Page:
Putin extends cash payouts for babies to counter population slump



Russian President Vladimir Putin on Wednesday announced new financial incentives to encourage Russians to have more children to boost the population.
“Russia’s fate and its historic prospects depend on how many of us there are,” Putin said in an annual address to lawmakers.
Russia is seeing falling birth rates because the generation becoming parents now were born in the 1990s, when the birthrate fell drastically due to economic uncertainties.
The Russian leader, who has two daughters, said he wanted to boost the number of births from the current average per woman of 1.5 to 1.7 by 2024.
“Our historic duty is to ensure stable population growth,” he said. He named poverty as a key factor in limiting family size and offered new financial incentives to give birth.
He vowed to give a popular one-off payment for parents who have a second child—this year worth around $7,600—to those who give birth to a first child as well.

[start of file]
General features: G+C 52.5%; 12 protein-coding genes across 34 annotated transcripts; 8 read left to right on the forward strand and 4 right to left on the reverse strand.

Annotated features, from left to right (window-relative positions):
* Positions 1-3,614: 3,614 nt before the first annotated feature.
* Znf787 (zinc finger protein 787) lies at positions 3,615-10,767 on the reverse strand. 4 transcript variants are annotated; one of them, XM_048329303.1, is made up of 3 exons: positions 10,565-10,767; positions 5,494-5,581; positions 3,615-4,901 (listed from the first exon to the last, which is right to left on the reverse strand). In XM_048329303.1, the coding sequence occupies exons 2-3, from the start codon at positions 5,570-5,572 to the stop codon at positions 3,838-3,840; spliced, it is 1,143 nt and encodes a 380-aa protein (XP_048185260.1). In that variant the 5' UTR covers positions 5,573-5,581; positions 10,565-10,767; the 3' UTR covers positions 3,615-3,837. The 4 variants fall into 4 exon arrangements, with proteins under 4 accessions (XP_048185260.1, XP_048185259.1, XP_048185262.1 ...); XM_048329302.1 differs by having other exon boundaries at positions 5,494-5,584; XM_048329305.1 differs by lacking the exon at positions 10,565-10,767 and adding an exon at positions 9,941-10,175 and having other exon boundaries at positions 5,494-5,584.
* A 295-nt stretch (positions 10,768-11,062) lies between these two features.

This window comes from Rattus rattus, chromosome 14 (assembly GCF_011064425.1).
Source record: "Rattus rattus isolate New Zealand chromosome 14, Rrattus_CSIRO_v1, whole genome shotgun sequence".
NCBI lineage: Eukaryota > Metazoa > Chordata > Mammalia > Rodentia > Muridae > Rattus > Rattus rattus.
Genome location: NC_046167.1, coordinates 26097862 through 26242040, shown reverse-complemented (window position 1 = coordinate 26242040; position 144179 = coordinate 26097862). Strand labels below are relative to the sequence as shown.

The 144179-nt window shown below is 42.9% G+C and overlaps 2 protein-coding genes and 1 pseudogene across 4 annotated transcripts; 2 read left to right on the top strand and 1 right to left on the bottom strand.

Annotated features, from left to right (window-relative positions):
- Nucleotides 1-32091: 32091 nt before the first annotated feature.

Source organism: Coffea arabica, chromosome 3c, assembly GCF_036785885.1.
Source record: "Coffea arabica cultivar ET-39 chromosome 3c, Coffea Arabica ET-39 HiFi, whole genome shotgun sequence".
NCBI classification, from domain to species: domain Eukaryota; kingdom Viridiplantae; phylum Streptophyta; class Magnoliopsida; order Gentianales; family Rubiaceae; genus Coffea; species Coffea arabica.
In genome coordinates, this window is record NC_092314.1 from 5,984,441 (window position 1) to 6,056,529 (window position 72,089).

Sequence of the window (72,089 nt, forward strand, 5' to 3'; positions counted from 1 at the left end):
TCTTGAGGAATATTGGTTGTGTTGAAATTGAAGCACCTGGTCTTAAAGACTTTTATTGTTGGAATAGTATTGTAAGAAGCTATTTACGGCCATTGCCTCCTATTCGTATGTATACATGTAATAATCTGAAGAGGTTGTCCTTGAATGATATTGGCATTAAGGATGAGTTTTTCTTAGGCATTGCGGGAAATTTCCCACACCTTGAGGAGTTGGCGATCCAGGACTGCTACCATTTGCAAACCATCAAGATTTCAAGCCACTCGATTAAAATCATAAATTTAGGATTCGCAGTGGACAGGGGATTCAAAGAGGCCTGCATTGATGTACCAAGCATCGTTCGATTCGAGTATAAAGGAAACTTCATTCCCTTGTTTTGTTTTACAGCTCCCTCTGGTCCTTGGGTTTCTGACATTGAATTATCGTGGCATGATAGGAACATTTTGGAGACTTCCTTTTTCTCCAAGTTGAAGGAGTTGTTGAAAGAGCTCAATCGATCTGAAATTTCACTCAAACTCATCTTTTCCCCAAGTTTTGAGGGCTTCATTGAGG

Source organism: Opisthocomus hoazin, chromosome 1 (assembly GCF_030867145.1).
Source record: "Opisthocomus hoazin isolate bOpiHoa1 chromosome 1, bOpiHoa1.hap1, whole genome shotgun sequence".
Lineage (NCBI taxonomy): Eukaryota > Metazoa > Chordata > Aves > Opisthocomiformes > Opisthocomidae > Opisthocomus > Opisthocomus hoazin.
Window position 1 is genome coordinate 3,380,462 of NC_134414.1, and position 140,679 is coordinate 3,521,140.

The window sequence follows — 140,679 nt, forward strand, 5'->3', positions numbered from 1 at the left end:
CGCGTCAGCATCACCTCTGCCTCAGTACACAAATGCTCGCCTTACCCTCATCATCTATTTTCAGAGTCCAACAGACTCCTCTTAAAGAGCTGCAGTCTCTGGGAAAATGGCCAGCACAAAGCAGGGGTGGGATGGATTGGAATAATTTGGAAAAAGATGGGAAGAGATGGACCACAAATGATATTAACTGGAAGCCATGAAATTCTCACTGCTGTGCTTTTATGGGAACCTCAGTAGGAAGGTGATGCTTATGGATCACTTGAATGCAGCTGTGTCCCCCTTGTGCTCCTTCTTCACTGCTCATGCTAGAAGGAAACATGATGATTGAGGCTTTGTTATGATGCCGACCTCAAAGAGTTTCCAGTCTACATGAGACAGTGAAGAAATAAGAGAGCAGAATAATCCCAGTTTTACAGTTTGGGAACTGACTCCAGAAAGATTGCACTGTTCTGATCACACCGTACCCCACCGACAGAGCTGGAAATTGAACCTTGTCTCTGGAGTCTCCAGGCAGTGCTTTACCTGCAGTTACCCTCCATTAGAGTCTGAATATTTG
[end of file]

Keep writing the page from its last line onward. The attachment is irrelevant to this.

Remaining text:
Putin introduced the payouts in 2007 to all families where the mother has a second baby or further children.
“We need to support young people, those who are beginning family life, and, I’m sure, are dreaming of children,” he said.
The total payout for families with two children would be increased to around $10,000 at the current exchange rate, he added.
These payouts—which can be spent on the child’s education or improving housing—will continue at least until 2026, he said. Putin also announced plans to extend child benefits for poorer families to children aged up to seven, from the current age limit of three. ************** Meanwhile, Russian President Vladimir Putin’s new prime minister promised “real changes” on Thursday as he was approved by lawmakers after the Kremlin announced sweeping reform plans.
The lower house State Duma voted overwhelmingly to approve Mikhail Mishustin as premier, less than 24 hours after Russia’s political order was shaken by Putin’s announcement of constitutional reforms and the resignation of the government. No MPs voted against his candidacy, although Communist lawmakers abstained. Speaking before his approval, Mishustin called on parliament to work with him to urgently enact Putin’s programme.—APP